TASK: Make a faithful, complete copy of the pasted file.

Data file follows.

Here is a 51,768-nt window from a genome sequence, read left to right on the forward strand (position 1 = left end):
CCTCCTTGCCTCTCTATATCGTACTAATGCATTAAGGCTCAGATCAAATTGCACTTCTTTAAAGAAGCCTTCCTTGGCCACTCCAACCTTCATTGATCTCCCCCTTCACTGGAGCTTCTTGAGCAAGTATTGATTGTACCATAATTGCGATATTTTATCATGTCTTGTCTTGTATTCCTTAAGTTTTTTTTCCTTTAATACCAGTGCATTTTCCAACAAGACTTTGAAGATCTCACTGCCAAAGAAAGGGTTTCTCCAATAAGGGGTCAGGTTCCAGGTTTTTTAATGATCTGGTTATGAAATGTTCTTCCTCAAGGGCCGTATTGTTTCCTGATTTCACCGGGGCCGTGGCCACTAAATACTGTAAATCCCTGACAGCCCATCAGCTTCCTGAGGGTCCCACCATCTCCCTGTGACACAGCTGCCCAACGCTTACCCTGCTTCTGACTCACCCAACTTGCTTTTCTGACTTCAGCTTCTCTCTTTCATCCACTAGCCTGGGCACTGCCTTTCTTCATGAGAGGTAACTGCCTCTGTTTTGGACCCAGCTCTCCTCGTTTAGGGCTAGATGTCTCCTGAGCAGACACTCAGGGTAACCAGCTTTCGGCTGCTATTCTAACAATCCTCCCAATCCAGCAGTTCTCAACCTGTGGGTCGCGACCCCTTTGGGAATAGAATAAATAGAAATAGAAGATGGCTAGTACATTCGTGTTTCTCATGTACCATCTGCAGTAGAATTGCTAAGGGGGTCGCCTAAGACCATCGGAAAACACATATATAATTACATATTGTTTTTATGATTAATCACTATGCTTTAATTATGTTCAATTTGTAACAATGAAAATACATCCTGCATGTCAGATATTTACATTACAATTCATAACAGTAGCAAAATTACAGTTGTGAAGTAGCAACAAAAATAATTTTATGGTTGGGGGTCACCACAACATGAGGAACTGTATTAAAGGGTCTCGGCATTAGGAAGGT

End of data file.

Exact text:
Here is a 51,768-nt window from a genome sequence, read left to right on the forward strand (position 1 = left end):
CCTCCTTGCCTCTCTATATCGTACTAATGCATTAAGGCTCAGATCAAATTGCACTTCTTTAAAGAAGCCTTCCTTGGCCACTCCAACCTTCATTGATCTCCCCCTTCACTGGAGCTTCTTGAGCAAGTATTGATTGTACCATAATTGCGATATTTTATCATGTCTTGTCTTGTATTCCTTAAGTTTTTTTTCCTTTAATACCAGTGCATTTTCCAACAAGACTTTGAAGATCTCACTGCCAAAGAAAGGGTTTCTCCAATAAGGGGTCAGGTTCCAGGTTTTTTAATGATCTGGTTATGAAATGTTCTTCCTCAAGGGCCGTATTGTTTCCTGATTTCACCGGGGCCGTGGCCACTAAATACTGTAAATCCCTGACAGCCCATCAGCTTCCTGAGGGTCCCACCATCTCCCTGTGACACAGCTGCCCAACGCTTACCCTGCTTCTGACTCACCCAACTTGCTTTTCTGACTTCAGCTTCTCTCTTTCATCCACTAGCCTGGGCACTGCCTTTCTTCATGAGAGGTAACTGCCTCTGTTTTGGACCCAGCTCTCCTCGTTTAGGGCTAGATGTCTCCTGAGCAGACACTCAGGGTAACCAGCTTTCGGCTGCTATTCTAACAATCCTCCCAATCCAGCAGTTCTCAACCTGTGGGTCGCGACCCCTTTGGGAATAGAATAAATAGAAATAGAAGATGGCTAGTACATTCGTGTTTCTCATGTACCATCTGCAGTAGAATTGCTAAGGGGGTCGCCTAAGACCATCGGAAAACACATATATAATTACATATTGTTTTTATGATTAATCACTATGCTTTAATTATGTTCAATTTGTAACAATGAAAATACATCCTGCATGTCAGATATTTACATTACAATTCATAACAGTAGCAAAATTACAGTTGTGAAGTAGCAACAAAAATAATTTTATGGTTGGGGGTCACCACAACATGAGGAACTGTATTAAAGGGTCTCGGCATTAGGAAGGT